Steps employers should be taking now

| October 4, 2012 | Articles

Since 2010, when the Patient Protection & Affordable Care Act was passed, a gazillion news stories, articles and seminars have talked about what the act means and requires.

For a time, many of us thought some or the entire act would be struck down by the U.S. Supreme Court. Then, after the high court issued its opinion in June, we were forced to realize that this giant compliance burden is here to stay. So, now what?

One of the many issues that everyone has been talking about is whether employers should play or pay – that is continue to offer health coverage to all full-time employees or get out of health care altogether and instead pay the $2,000-per-employee penalty.

It is certainly tempting to say to heck with this, and just pay the penalty. But it seems more likely that most employers will play and continue to offer health coverage – not just to avoid the penalty, but also because employees have come to expect the benefit.

If you are an employer who has decided to play, you need to be proactive now – not next month, not next year – to make sure you will, in fact, offer coverage to all of your full-time employees in 2014, when the penalty kicks in.

First, a full-time employee is an employee who is employed on average at least 30 hours per week. About a month ago, the IRS issued guidance to help employers determine who is a full-time employee. The guidance is detailed, but in general the hours that an employee works in 2013 will determine whether they are a full-time employee in 2014. Now, you need to make sure you are properly structuring your employee hours and classifications so that you are ready for 2014.

Second, many employers have long classified individuals as independent contractors who may, in fact, be employees. Now especially, you need to look at your independent contractors and make sure that they are, in fact, independent contractors. If you have even one so-called independent contractor who is really a full-time employee, and who is later reclassified by the IRS as an employee, you could be hit with the potentially massive penalty if the individual enrolls in subsidized coverage through the exchange.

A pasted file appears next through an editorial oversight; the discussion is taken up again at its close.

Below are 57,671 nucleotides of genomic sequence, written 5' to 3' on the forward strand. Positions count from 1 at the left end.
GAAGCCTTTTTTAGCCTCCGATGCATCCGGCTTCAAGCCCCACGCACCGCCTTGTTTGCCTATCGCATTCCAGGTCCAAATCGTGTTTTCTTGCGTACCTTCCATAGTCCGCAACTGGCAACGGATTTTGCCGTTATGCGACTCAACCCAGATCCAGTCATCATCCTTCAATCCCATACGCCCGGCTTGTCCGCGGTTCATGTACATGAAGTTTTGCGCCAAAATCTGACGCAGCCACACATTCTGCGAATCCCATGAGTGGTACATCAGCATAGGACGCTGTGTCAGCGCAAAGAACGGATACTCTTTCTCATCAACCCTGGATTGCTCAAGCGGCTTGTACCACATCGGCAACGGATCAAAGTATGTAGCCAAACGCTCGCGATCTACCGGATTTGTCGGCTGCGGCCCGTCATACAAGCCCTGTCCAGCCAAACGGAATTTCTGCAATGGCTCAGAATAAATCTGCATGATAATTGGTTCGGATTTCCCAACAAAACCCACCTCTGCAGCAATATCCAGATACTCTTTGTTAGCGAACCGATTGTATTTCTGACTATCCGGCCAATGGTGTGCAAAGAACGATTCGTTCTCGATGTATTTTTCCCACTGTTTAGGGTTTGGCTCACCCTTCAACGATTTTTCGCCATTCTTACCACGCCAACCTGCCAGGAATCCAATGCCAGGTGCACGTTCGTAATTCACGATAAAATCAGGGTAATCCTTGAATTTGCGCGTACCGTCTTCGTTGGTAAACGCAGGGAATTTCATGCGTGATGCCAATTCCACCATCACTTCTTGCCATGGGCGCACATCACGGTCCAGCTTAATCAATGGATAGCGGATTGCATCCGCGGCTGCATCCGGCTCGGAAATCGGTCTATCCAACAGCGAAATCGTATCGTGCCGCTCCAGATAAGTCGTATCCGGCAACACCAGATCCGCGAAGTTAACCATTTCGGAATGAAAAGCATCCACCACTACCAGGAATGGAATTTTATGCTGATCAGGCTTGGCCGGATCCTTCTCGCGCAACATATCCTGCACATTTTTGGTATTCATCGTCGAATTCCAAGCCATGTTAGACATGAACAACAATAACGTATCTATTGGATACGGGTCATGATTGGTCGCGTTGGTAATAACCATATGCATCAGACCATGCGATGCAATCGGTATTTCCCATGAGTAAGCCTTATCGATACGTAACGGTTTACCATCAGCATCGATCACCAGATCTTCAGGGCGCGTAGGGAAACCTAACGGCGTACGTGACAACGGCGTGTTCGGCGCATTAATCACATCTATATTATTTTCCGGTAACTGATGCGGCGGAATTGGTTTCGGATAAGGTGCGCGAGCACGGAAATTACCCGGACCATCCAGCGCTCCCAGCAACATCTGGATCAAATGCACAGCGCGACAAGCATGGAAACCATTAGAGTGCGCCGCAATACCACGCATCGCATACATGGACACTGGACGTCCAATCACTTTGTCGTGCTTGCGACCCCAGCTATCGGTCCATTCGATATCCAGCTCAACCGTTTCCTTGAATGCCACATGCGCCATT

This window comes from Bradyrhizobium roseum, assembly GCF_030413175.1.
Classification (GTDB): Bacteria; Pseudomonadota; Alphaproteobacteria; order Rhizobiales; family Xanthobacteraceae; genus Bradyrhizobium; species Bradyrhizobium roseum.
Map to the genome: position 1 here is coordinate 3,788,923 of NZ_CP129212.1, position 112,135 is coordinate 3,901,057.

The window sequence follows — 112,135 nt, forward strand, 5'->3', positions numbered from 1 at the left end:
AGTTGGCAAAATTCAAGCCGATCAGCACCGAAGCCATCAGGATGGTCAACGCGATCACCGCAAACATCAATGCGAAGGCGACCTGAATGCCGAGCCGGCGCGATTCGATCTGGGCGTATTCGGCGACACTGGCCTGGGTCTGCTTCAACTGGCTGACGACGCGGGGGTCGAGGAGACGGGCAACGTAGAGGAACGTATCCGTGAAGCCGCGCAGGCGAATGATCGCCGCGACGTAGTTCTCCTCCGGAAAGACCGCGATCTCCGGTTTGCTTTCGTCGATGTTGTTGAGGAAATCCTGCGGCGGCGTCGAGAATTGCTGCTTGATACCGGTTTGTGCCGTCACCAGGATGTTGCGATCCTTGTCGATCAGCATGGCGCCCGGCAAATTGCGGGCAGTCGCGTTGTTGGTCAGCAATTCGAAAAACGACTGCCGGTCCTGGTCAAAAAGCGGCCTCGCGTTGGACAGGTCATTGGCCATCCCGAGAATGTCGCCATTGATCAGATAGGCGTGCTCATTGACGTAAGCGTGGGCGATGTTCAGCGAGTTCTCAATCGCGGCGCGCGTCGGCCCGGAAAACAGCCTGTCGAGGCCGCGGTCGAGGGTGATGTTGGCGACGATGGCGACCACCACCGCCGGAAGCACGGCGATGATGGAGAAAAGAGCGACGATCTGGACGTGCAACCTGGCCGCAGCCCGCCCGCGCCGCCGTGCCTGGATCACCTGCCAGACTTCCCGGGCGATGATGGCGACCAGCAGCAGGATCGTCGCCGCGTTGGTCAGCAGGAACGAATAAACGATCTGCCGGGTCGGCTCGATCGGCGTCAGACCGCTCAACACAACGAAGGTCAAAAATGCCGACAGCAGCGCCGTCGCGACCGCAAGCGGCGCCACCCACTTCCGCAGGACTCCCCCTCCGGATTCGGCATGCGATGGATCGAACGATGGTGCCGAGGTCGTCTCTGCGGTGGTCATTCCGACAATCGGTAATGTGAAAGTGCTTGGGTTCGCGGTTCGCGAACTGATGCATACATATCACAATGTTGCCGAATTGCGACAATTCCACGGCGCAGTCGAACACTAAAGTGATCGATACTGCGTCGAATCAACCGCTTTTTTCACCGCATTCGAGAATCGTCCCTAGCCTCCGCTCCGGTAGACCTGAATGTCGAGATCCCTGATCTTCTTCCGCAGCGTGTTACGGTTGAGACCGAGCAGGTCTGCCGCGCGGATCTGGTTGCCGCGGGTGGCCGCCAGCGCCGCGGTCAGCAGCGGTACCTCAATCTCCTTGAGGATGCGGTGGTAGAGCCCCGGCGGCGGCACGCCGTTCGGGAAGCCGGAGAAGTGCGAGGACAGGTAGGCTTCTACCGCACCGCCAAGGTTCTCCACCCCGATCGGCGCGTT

There are plenty of other issues that employers need to be looking at – now – but these two are a good start.

This article appeared in the October 4, 2012, issue of The Journal Record. It is reproduced with permission from the publisher.
© The Journal Record Publishing Co.


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Brandon Long

About the author

Brandon Long is an experienced, AV Preeminent-rated employee benefits attorney with the McAfee & Taft law firm. He concentrates his practice on qualified retirement plans, health and welfare plans, and executive compensation. He has represented a broad range of clients, including Fortune 500 companies, publicly traded and closely held businesses, middle-market companies, corporate trustees, hospitals, healthcare providers, partnerships, cities, universities and Indian tribes. He currently serves as leader of the firm’s Employee Benefits and Executive Compensation Group, overseeing one of the Southwest’s largest and most experienced teams of employee benefits lawyers.

Brandon’s practice is focused on matters involving 401(k) plans, defined benefit plans and employee stock ownership plans; audits and investigations by the IRS and the U.S. Department of Labor; mergers and acquisitions involving ERISA plans; retirement plans for tax-exempt and governmental entities, including Indian tribes; health and welfare issues, including health care reform; and executive compensation issues arising under Code Section 409A. He has particular experience fixing broken retirement plans and has filed and successfully resolved numerous voluntary correction applications with the IRS.

Since the passage of the Patient Protection and Affordable Care Act (health care reform), Brandon has counseled clients of all sizes on the interpretation and implementation of key deadlines and measures, including “pay or play,” health insurance exchange issues, changes to flexible spending accounts, W-2 reporting, automatic enrollment, discrimination testing, and waiting periods. He also helps clients analyze and implement cost-containment strategies.

Brandon’s clients seek his advice for practical, creative solutions to complex problems, and the ability to make highly technical concepts understandable to executives, employees and other lawyers. A portion of his practice has been devoted to complex litigation, including ERISA litigation. In 2007, on behalf of a major insurance company, Brandon co-authored the petition for a writ of certiorari that was granted by the U.S. Supreme Court, and he helped prepare for and attended the oral argument in the Supreme Court, which issued an opinion in his client’s favor.

Prior to returning to his hometown and joining McAfee & Taft, Brandon practiced with large national and international law firms in Dallas and in Washington, D.C.